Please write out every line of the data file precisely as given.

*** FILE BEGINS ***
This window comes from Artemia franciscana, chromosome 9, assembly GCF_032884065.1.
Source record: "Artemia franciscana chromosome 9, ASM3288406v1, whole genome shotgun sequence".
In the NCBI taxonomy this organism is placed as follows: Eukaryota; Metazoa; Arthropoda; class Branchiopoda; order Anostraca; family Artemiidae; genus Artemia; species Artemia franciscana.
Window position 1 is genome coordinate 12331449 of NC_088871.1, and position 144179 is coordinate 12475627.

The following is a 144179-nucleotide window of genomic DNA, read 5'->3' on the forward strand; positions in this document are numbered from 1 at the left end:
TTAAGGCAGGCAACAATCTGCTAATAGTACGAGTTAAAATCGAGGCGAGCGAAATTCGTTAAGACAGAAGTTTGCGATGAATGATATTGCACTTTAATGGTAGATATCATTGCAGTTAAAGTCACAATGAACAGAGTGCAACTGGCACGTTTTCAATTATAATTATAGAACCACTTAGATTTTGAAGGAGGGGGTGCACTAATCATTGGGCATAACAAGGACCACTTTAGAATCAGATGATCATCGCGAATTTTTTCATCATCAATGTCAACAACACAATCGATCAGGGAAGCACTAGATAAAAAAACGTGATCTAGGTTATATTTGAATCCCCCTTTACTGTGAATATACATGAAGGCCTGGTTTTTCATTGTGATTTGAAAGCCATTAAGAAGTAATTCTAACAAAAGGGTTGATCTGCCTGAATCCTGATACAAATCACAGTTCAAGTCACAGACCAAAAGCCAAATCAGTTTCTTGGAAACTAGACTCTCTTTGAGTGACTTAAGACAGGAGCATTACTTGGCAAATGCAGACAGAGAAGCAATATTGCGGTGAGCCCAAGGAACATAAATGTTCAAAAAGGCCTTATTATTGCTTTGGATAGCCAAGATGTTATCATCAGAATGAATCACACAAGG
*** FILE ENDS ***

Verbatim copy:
This window comes from Artemia franciscana, chromosome 9, assembly GCF_032884065.1.
Source record: "Artemia franciscana chromosome 9, ASM3288406v1, whole genome shotgun sequence".
In the NCBI taxonomy this organism is placed as follows: Eukaryota; Metazoa; Arthropoda; class Branchiopoda; order Anostraca; family Artemiidae; genus Artemia; species Artemia franciscana.
Window position 1 is genome coordinate 12331449 of NC_088871.1, and position 144179 is coordinate 12475627.

The following is a 144179-nucleotide window of genomic DNA, read 5'->3' on the forward strand; positions in this document are numbered from 1 at the left end:
TTAAGGCAGGCAACAATCTGCTAATAGTACGAGTTAAAATCGAGGCGAGCGAAATTCGTTAAGACAGAAGTTTGCGATGAATGATATTGCACTTTAATGGTAGATATCATTGCAGTTAAAGTCACAATGAACAGAGTGCAACTGGCACGTTTTCAATTATAATTATAGAACCACTTAGATTTTGAAGGAGGGGGTGCACTAATCATTGGGCATAACAAGGACCACTTTAGAATCAGATGATCATCGCGAATTTTTTCATCATCAATGTCAACAACACAATCGATCAGGGAAGCACTAGATAAAAAAACGTGATCTAGGTTATATTTGAATCCCCCTTTACTGTGAATATACATGAAGGCCTGGTTTTTCATTGTGATTTGAAAGCCATTAAGAAGTAATTCTAACAAAAGGGTTGATCTGCCTGAATCCTGATACAAATCACAGTTCAAGTCACAGACCAAAAGCCAAATCAGTTTCTTGGAAACTAGACTCTCTTTGAGTGACTTAAGACAGGAGCATTACTTGGCAAATGCAGACAGAGAAGCAATATTGCGGTGAGCCCAAGGAACATAAATGTTCAAAAAGGCCTTATTATTGCTTTGGATAGCCAAGATGTTATCATCAGAATGAATCACACAAGG